From Good to Great:
Creating Daily Writing Habits

Writer working on blog

When Eldrick Tont Woods, also known as Tiger, hit the golf circuit in the late 1990's most people assumed he was a natural-born talent.

After all, at just 22 years old, Tiger won the Masters Tournament, one of golf's most prestigious events. He then went on to win the U.S. Open, the British Open, and the PGA Championship.

The same thing could be said about other star athletes such as gymnast Simone Biles, who seemed to defy gravity with her larger-than-life triple-double flips, and Olympic swimmer Michael Phelps, with a whopping 23 medals to his name.

But is their success because of a special gene for golfing, gymnastics, or swimming?

Experts have studied this same question for years and the collective answer is no.

Florida State University psychologist Anders Ericsson and science writer Robert Pool wrote about their findings in the book, Peak: Secrets from the New Science of Expertise ...

The two agree that the idea of genetic factors — or innate talent — is a myth.

So then what makes someone rise to the top of their profession?

It comes down to practice, practice, and practice.

Or as John Adams first wrote in his 4-part diary, Diary and Autobiography of John Adams, practice makes perfect.

And the earlier you practice your craft, the better you become at it. That's what makes it seem as if someone is a natural-born talent.

Tiger's dad taught him how to swing a golf club at a very early age. In fact, at the age of two, he was showing off his swing on national television. With his father's guidance, Tiger practiced every day.

When it was time to make his debut as a professional, he was more than ready.

The same is true with writing.

You become a great writer by writing regularly … daily in fact.

In our industry, the A-list copywriters like Clayton Makepeace, Mike Palmer, Marcella Allison, and Jedd Canty weren't overnight successes.

By this I mean, they didn't wake up one day, decide to write a sales letter, and the next day it broke records for their clients.

And they don't possess a special writing gene.

Nope, instead they were constantly learning and constantly writing.

That is the only way to become a better writer.

You must practice your craft.

It's not enough to land a client, take on the project, and get paid. Don't get me wrong — it's an accomplishment for sure.

But since we're talking about writing regularly, what happens when that project is complete?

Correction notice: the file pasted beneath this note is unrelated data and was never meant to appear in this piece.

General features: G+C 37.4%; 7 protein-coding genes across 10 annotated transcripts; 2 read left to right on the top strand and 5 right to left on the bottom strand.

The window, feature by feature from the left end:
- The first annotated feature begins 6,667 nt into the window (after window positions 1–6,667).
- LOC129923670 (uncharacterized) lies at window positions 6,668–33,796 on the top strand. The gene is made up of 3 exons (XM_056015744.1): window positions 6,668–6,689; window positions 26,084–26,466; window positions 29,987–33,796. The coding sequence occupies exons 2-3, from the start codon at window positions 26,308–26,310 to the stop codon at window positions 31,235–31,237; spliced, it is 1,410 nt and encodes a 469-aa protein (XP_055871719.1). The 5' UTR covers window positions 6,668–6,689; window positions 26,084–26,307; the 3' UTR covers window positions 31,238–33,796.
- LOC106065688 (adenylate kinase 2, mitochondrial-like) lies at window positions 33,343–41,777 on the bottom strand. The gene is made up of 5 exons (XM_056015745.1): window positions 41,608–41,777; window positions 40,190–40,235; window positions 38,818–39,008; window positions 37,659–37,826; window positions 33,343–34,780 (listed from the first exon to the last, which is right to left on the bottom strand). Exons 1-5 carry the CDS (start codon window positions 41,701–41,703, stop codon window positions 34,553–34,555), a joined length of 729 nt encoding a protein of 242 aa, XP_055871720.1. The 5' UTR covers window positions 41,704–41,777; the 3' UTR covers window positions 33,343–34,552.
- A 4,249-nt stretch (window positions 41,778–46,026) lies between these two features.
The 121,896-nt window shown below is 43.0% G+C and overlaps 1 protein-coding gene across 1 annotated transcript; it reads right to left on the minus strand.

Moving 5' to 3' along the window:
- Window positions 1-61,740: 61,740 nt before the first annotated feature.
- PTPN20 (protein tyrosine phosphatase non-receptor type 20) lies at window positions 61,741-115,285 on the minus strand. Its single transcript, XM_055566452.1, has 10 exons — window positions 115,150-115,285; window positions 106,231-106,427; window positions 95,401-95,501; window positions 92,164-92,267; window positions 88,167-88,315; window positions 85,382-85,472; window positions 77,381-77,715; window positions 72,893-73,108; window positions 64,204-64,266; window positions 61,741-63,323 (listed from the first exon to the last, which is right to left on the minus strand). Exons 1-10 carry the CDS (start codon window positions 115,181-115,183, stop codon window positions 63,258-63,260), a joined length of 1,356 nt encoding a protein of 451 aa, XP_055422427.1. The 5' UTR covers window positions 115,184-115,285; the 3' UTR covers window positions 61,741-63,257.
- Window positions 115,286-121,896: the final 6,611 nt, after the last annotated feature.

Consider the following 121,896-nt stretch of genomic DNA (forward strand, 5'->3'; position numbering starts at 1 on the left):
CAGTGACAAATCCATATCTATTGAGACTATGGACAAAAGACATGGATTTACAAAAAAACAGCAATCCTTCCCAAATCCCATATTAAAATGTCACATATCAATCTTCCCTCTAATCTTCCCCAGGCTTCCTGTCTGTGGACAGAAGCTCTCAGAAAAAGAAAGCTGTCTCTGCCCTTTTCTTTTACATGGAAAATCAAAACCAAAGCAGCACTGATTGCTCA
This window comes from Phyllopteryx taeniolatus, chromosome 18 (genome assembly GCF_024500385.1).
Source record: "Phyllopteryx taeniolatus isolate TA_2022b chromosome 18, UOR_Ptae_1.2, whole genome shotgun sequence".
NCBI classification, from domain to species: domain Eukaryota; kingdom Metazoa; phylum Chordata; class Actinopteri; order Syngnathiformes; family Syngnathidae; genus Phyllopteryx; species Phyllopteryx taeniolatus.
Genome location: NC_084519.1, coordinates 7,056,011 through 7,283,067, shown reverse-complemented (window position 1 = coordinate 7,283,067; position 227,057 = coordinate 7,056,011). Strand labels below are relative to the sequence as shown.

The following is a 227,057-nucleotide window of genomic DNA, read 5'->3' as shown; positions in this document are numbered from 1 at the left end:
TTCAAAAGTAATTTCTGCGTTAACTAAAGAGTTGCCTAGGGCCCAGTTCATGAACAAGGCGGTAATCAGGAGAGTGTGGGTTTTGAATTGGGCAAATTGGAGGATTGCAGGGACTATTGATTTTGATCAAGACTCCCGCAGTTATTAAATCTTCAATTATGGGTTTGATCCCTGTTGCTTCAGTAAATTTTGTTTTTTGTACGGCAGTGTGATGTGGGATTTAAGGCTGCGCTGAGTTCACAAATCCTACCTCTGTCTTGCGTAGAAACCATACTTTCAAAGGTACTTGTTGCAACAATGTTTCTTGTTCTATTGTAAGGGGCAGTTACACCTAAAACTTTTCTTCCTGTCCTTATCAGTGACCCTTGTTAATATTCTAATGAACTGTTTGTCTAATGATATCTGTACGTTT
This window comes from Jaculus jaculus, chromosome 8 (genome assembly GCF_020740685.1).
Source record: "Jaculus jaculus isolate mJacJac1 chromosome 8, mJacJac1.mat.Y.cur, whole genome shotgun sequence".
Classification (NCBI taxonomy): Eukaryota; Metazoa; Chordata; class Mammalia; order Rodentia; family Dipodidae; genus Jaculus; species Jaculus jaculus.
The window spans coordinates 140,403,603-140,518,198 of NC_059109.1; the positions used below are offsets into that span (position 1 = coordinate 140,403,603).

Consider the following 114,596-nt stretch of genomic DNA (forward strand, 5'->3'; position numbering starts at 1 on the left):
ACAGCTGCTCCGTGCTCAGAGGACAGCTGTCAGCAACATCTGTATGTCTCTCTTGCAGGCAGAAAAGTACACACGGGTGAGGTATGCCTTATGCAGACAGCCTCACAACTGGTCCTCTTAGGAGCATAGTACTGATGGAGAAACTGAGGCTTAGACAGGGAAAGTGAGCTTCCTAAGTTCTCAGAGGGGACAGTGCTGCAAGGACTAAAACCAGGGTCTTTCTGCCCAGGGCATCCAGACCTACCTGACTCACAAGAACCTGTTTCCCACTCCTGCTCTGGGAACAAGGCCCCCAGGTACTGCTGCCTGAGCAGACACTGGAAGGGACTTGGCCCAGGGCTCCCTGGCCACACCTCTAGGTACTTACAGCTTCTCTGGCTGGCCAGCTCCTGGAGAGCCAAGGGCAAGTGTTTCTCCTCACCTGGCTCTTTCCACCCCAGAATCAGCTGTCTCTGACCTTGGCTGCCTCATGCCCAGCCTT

The writing stops until your next gig comes along. That downtime means you aren't writing.

And if you're not writing, then you're not practicing your craft.

So today, I'm going to share a few tips on how you can go about upping your writing skills by practicing.

Practice method #1: Re-write copy you collect in your niche.

By now you know the importance of keeping a swipe file. As a refresher, a swipe file is your personal collection of sales letters and content pieces from companies within your niche.

Each day, take one of those pieces and re-write them. You can do it by hand or on the computer. What this does is help you see the flow of copy, understand transitions, and pick up on tone.

And when you do this concentrated effort within your niche, you're getting more and more familiar with how clients speak to customers.

When it's time to write for them, you're not wasting any time learning how they communicate. You've already nailed it.

Practice method #2: Write your own blog posts.

When you commit to starting your own blog, you automatically have the opportunity to write every day.

This is what keeps a blog fresh, and readers interested.

With a blog, you're able to write on subjects you're passionate about, which is also beneficial because it makes the writing process feel effortless.

But there's another benefit to learning to write a blog. Clients need blogs because they're valuable resources to customers. And they actually make money for companies too. Lots of it.

Kathryn Aragon, founder of Jcurve Agency, spent two weeks pouring over the analytics of content her company produced for clients over the past few years.

She looked at keywords, along with the web traffic the blog brought in, and the sales that were directly correlated to the blogs. She found one blog post could be worth at least $25,000.

If you can perfect your ability to write blog posts (and you will with AWAI's training program), you could be earning some incredible income. And what's the best way to become perfect? Yes … by practicing.

Practice method #3: Write posts on LinkedIn.

LinkedIn has been growing like crazy over the past few years. Right now, there are 57 million organizations on the platform. You can narrow that number down to clients within your niche. And you can also join groups that are related to your niche.

Then it's simply a matter of posting something interesting. In fact, it only takes a few clicks of your mouse to create a post.

If you make it a habit to post daily, you'll find that people will start to notice your posts. And one of those people could be your ideal client.

Talk about the ultimate payoff!

So when you're not writing for clients, be writing for yourself.

Because going from good to great all comes down to practice.

How to Write Blogs for Yourself and Clients

How to Write Blogs for Yourself and Clients: A Step-by-Step Guide to Blogging Success

Every writer should know how to write blogs. You’ll become a better writer faster. And you can make great money writing blogs for yourself or for clients. Learn More »

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Published: April 2, 2024

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